So did the emergence of cults and new religious groups. In the ’70s and ’80s, former members sued organizations such as the Unification Church and Scientologists, claiming brainwashing even though there was no physical coercion. After an early run of courtroom victories for the plaintiffs, the other side trumped the debate, convincing the courts that noncoercive brainwashing could not be proved. While the plaintiffs argued that the members lost their free will, making the groups legally liable, the defense lawyers pointed out that the groups did not engage in coercion, one of the factors Lifton said must be present for brainwashing to occur. Pointing out that new brainwashing theory relied primarily on interviews, not clinical studies, the groups’ experts demanded: “Where’s the science?”
Dick Anthony, a forensic psychologist based near Berkeley, Calif., and co-author of “In Gods We Trust: New Patterns of Religious Pluralism in America,” spearheaded the effort to brand brainwashing testimony as bunk. “No reasonable person would question that there are situations where people can be influenced against their best interests,” he says, “but those arguments are evaluated on the basis of fact, not bogus expert testimony.”
By the 1990 case U.S. v. Fishman, in which the defendant pleaded not guilty by reason of insanity to mail fraud charges, alleging Scientology brainwashed him into committing crimes, the judge dismissed brainwashing testimony outright as unscientific and inadmissible. Brainwashing has been a hard case to crack in court since. But Alan Scheflin, professor of law at Santa Clara University and author of the 1989 book “Trance on Trial,” says there’s been plenty of research on the power of human susceptibility, group mores and subjection to hypnotism, isolation, sensory deprivation and obedience training — all elements of brainwashing.
Scheflin cites studies in the ’50s at Yale that showed people would ignore clear-cut fact to conform to a group lie and ’70s studies proving how easy it is to manipulate people with authoritative commands. “We know that people can be influenced, we know they can be unduly influenced, we know they can be unduly indoctrinated,” says Scheflin. “What’s the problem?”
Rutgers University sociologist Benjamin Zablocki complains that the cult/religious group litigations stopped further scientific inquiry into brainwashing at a time when it might have shed light on the mental state of terrorists. Court cases require black-and-white thinking, either/or analysis, he says, while “scientists are supposed to try to get to the truth by seeing all the nuances and complexities of what actually goes on.”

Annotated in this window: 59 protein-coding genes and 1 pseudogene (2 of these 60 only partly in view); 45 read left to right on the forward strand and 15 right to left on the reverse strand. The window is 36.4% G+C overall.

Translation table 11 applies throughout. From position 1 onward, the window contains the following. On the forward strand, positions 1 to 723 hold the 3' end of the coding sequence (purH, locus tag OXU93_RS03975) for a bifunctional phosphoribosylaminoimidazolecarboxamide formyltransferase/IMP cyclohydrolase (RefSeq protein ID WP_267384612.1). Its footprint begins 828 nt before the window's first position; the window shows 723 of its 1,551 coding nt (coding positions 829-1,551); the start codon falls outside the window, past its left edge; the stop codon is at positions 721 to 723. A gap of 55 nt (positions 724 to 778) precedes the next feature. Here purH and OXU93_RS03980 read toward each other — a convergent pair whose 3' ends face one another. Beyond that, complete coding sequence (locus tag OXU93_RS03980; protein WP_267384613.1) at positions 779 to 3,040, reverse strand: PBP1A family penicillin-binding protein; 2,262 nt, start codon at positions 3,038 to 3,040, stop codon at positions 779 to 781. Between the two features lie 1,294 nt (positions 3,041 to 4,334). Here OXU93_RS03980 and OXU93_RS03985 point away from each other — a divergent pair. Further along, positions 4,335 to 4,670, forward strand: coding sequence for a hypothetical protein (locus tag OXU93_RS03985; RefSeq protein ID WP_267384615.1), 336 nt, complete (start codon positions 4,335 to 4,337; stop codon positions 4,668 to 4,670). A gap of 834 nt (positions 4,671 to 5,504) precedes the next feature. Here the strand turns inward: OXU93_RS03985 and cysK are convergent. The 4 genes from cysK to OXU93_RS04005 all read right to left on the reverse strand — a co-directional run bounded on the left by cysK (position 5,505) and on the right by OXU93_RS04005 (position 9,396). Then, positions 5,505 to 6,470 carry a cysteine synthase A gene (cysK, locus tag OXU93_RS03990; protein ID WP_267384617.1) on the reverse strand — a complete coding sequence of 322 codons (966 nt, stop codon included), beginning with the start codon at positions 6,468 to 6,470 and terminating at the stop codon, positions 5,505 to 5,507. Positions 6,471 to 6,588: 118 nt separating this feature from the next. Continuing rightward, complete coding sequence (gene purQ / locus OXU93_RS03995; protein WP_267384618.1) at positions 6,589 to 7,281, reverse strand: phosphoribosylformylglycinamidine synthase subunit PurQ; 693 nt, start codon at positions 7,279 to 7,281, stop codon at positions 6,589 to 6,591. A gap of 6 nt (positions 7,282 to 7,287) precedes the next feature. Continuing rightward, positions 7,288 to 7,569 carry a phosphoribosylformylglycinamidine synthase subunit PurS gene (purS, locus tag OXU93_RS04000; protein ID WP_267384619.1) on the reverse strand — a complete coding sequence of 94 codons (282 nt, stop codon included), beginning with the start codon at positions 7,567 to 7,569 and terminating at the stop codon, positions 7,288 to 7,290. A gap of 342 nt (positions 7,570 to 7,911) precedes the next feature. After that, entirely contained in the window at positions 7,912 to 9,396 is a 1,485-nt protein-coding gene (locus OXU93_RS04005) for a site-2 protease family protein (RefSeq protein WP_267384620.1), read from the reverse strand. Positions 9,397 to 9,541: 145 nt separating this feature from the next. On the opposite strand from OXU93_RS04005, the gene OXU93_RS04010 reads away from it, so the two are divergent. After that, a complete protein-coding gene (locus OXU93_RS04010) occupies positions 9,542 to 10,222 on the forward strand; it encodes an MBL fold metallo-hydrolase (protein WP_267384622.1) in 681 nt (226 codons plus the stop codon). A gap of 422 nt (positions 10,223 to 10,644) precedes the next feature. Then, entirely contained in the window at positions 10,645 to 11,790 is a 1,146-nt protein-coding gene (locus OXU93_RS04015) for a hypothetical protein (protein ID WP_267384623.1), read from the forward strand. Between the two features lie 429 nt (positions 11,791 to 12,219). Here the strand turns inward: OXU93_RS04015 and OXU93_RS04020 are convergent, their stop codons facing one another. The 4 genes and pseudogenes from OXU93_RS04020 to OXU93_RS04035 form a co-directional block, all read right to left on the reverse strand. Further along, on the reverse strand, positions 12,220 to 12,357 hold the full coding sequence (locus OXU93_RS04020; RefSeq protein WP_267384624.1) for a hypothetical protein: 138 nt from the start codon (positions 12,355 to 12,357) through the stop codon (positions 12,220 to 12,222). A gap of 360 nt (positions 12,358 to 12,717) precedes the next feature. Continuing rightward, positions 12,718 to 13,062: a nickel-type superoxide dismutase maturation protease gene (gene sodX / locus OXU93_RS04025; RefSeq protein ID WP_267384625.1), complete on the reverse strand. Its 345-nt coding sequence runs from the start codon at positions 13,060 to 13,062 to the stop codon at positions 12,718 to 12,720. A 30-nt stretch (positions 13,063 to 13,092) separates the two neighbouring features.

Discredited or not, brainwashing was making a courtroom comeback even before Malvo’s lawyers attracted national attention.
Richardson says the idea is showing up more often in family court and custody battles, where one parent is accused of brainwashing the child to reject the other parent, and in child sex abuse cases where one parent is accused of brainwashing the child to make sex abuse accusations against the other parent, “with some success.”
In Massachusetts, lawyers for second-degree murder suspect Karen Robidoux, a member of an authoritarian religious sect for 10 years, are arguing that she starved her 1-year-old son to death because she was brainwashed and thought she was fulfilling a vision from God. Her attorney claims she was “controlled, manipulated, oppressed and threatened,” and refers to her conditioning as “mental slavery.”
Malvo’s case — an insanity defense that blames brainwashing? “Can you win with a brainwashing defense? If you do, you’ll be making new law,” says Scheflin.
Kerry Noble, a former member of a right-wing religious hate group, says he doesn’t know much about Malvo but believes brainwashing could certainly have led a person to kill. In 1984, Noble carried a briefcase filled with explosives into a service at a gay church in Kansas City, Mo., intending to blow it up. He says he was acting under the influence of brainwashing after seven years in the Covenant, Sword and the Arm of the Lord.
“All the normal thinking processes about what’s right and what’s wrong were gone,” says Noble, who recounted his story in his 1998 book “Tabernacle of Hate.” But while sitting in the church to avoid suspicion, he saw the humanity there and left with the bomb, says Noble, who spent seven years in prison on firearms charges.
Malvo pulled the trigger instead of walking away. “Was there a greater cause?” Noble asks of Malvo’s motives. “If so, you believe that God is in control and nothing you do is wrong.”
But the verdict comes down to what the jury believes, says Philip Zimbardo, psychology professor at Stanford University.
“How do you get somebody to step across that line between Dr. Jekyll and Mr. Hyde?” says the former president of the American Psychological Association. “Brains don’t get washed, but extreme forms of social influence happen all the time. Coercive persuasion? Sure it exists. But juries find it hard to believe. Nobody wants to believe human nature is so pliable.”